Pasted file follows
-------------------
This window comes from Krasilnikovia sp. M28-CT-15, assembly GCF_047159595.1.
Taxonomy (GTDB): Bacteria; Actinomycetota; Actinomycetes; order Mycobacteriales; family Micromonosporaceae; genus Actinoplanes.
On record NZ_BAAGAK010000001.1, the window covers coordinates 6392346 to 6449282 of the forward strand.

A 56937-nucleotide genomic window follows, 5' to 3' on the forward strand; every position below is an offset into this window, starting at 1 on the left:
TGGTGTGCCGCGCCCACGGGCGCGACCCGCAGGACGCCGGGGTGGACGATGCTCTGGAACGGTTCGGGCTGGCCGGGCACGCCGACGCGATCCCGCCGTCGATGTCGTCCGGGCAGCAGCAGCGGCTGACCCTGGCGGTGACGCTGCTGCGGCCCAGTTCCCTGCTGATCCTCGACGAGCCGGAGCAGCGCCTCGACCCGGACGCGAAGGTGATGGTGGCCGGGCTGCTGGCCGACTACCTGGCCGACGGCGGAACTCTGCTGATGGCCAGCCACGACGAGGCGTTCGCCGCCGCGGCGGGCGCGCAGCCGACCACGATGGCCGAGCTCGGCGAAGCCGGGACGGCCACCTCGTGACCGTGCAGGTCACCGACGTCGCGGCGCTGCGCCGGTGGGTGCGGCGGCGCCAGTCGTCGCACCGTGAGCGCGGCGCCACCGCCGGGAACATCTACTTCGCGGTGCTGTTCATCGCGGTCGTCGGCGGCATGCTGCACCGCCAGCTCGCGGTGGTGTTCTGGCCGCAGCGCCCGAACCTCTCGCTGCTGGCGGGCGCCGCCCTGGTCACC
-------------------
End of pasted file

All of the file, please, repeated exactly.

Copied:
This window comes from Krasilnikovia sp. M28-CT-15, assembly GCF_047159595.1.
Taxonomy (GTDB): Bacteria; Actinomycetota; Actinomycetes; order Mycobacteriales; family Micromonosporaceae; genus Actinoplanes.
On record NZ_BAAGAK010000001.1, the window covers coordinates 6392346 to 6449282 of the forward strand.

A 56937-nucleotide genomic window follows, 5' to 3' on the forward strand; every position below is an offset into this window, starting at 1 on the left:
TGGTGTGCCGCGCCCACGGGCGCGACCCGCAGGACGCCGGGGTGGACGATGCTCTGGAACGGTTCGGGCTGGCCGGGCACGCCGACGCGATCCCGCCGTCGATGTCGTCCGGGCAGCAGCAGCGGCTGACCCTGGCGGTGACGCTGCTGCGGCCCAGTTCCCTGCTGATCCTCGACGAGCCGGAGCAGCGCCTCGACCCGGACGCGAAGGTGATGGTGGCCGGGCTGCTGGCCGACTACCTGGCCGACGGCGGAACTCTGCTGATGGCCAGCCACGACGAGGCGTTCGCCGCCGCGGCGGGCGCGCAGCCGACCACGATGGCCGAGCTCGGCGAAGCCGGGACGGCCACCTCGTGACCGTGCAGGTCACCGACGTCGCGGCGCTGCGCCGGTGGGTGCGGCGGCGCCAGTCGTCGCACCGTGAGCGCGGCGCCACCGCCGGGAACATCTACTTCGCGGTGCTGTTCATCGCGGTCGTCGGCGGCATGCTGCACCGCCAGCTCGCGGTGGTGTTCTGGCCGCAGCGCCCGAACCTCTCGCTGCTGGCGGGCGCCGCCCTGGTCACC